Renew your subscription
 
 
Health // Doctor in the House
Rasa Fournier

Living With Cystic Fibrosis

Dr. Roger Yim
Pulmonary critical care and sleep specialist at The Queen’s Medical Center

Where did you receive your schooling/training?

I went to high school at Saint Louis, college at UC-Berkeley. I came back to Hawaii for medical school, and did my internship and residency at UH. I did my fellowship in pulmonary critical care and sleep at Northwestern in Chicago.

How long have you been practicing?

Ten years.

What is cystic fibrosis?

Cystic fibrosis is a genetic defect where a person has problems with their sodium chloride channels. A lot of the cystic fibrosis patients in the Islands are military – Caucasians tend to be carriers of the gene. It’s an autosomal recessive disease, which means you need to get a gene from your mother and your father to get the disease. If you have the gene from only one parent, you’re just a carrier. Once you have the defect, problems with the sodium chlo-ride channels affect a lot of organs, including the pancreas and the lungs. The pancreas doesn’t produce insulin properly and mucus in the lungs becomes really thick, and the person becomes prone to getting infections.

How does a person know they have cystic fibrosis?

Most of them will present when they’re infants with repeated infections and they get tested when they go in for a checkup.

How prevalent is it?

In the grand scheme of things, it’s a rare disease. Many more are carriers than actually have it.

Is the disease life-threatening?

Yes. What they end up dying of is usually lung infections because through repeated infections, the lungs get damaged. They end up having cysts or holes in their lungs. They also get scarring, what we call pulmonary fibrosis. Once the lungs become damaged initially, the more prone they are to getting repeated infections because the lung isn’t normal after that. It’s usually pneumonia that ends up taking them, or their lung function becomes so poor that they need to have a lung transplant or they will die.

What is the average life expectancy?

In the 1980s you wouldn’t live past your teenage years, past 14, but now they live into adulthood. In the U.S., the median age is about 37. In Canada, it’s a little longer, it’s about 47. I’m not sure why that is. The disease just isn’t as severe? Is it the air, the diet? They use the same treatments we do.

Usually the pediatrician or pediatric pulmonologist will see them only up to age 18, but in my training, we had an adult cystic fibrosis clinic. Some of the pediatric pulmonoligsts see patients past 18 because they’ve been working with them so long and they understand the disease. But if they’re going to live until 40, they want to pass them on to an adult clinic.

Why has life expectancy increased so dramatically?

Life expectancy has increased because we understand the disease better and we’ve improved on the treatments. A lot of it is treating the symptoms to try to keep the lungs clear of the thick mucus, so we use saline, which helps to clear out the mucus. The hypertonic saline is nebulized – they breath it in. Then we have a therapy vest, which works using percussion and compressed air – the vest shakes to help them shake up the secretions and clear it. And we treat any infections as soon as possible using antibiotics. A lot of cystic fibrosis patients are colonized from young with bacteria, that means it’s in the lungs. It’s not causing a problem, but as they start to have thicker mucus and their lungs start to get damaged, that bacteria starts to cause problems. Usually when they’re infants they have staphylococcus aureus, and as they start to get a little older toward the teenage years it starts to change over to pseudomonas. With pseudomonas, you need multiple antibiotics because the bacteria start to form resistance. A lot of the treatments that we have involve newer antibiotics, and we also do some inhaled antibiotics to try to use the IV only as needed. We may do one month with the inhaled antibiotics, one month off. That’s not to get rid of the infection, it’s to suppress the bacteria.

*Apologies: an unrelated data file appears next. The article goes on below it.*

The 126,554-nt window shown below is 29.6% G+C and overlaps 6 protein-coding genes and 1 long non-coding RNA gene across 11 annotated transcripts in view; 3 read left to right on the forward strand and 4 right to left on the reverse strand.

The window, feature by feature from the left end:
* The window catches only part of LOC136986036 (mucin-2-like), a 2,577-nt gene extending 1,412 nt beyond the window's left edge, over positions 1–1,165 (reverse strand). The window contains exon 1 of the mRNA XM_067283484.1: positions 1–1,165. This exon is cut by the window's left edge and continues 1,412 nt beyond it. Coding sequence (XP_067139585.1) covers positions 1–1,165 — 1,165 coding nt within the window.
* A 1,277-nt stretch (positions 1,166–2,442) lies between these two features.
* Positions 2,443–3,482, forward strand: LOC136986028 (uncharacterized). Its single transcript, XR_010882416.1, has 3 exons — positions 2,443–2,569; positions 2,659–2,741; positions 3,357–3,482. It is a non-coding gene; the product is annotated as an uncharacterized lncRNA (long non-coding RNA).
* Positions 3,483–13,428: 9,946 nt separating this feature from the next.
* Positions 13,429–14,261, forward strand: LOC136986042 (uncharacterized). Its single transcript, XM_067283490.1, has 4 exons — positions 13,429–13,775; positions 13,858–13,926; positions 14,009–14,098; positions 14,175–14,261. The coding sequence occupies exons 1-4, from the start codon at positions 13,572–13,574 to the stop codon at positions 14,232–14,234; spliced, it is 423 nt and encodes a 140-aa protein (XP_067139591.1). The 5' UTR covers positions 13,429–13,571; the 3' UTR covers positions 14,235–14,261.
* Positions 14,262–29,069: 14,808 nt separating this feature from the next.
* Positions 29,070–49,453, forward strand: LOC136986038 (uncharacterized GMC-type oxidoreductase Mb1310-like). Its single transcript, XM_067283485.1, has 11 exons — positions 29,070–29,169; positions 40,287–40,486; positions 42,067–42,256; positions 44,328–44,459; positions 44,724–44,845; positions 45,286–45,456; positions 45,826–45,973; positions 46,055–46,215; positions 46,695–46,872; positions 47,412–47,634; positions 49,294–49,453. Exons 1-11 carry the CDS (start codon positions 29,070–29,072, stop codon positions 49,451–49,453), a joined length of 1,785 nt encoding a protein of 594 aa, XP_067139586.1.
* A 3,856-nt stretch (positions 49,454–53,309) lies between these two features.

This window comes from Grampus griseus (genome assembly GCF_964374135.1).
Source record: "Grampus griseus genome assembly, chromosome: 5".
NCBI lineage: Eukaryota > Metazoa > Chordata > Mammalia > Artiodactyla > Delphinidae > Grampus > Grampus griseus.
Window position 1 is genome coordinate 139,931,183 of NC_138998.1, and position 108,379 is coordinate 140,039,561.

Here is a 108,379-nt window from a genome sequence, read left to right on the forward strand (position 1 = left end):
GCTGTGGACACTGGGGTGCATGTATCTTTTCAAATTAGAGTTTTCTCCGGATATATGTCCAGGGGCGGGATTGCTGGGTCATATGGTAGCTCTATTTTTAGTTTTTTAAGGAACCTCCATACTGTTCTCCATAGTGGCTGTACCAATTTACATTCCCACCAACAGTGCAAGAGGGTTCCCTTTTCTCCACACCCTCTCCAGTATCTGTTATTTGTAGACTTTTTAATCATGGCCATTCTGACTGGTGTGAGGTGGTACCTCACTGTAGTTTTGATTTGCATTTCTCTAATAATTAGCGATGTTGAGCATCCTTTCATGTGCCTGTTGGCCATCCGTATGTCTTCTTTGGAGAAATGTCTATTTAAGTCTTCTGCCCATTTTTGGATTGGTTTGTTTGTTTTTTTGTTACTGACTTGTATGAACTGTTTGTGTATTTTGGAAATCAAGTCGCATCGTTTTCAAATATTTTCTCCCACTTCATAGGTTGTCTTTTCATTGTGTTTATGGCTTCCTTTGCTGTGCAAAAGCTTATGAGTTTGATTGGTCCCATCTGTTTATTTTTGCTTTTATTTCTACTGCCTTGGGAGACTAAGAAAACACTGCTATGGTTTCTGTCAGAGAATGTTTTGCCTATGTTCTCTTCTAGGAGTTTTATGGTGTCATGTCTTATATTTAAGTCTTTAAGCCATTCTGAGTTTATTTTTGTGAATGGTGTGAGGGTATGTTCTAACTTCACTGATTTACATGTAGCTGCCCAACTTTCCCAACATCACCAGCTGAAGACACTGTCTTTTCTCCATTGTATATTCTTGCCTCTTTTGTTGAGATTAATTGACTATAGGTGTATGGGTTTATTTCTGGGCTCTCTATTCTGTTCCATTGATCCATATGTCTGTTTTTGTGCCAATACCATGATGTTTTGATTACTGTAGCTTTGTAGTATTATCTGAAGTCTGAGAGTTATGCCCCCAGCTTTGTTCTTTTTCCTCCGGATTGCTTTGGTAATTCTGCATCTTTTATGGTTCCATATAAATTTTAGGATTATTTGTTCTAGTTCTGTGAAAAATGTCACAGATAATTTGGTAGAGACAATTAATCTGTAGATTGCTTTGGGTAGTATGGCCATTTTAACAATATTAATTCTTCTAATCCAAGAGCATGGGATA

Do healthy people have these bacteria, but we tend to be able to keep them at bay?

Most of this bacteria is only in damaged lungs, and pseudomonas is one of those that can be seen in the hospital, what we call hospital-acquired pneumonia, and it’s very tough to treat.

Is there a way to treat the genetic defect rather than just the symptoms?

Research is looking at gene therapy, but that’s still way down the road. They do genetic typing and there’s one gene with one single defect that’s really common in 70 percent of people with cystic fibrosis, but there’s more than 1,000 genetic defects that can lead to cystic fibrosis.

They’re trying to look at the genes to see how they respond to certain treatments. There’s a lot of ongoing research.

MidWeek Newsletter
2013-2014 Ilima Awards
EVENTS CALENDAR
Community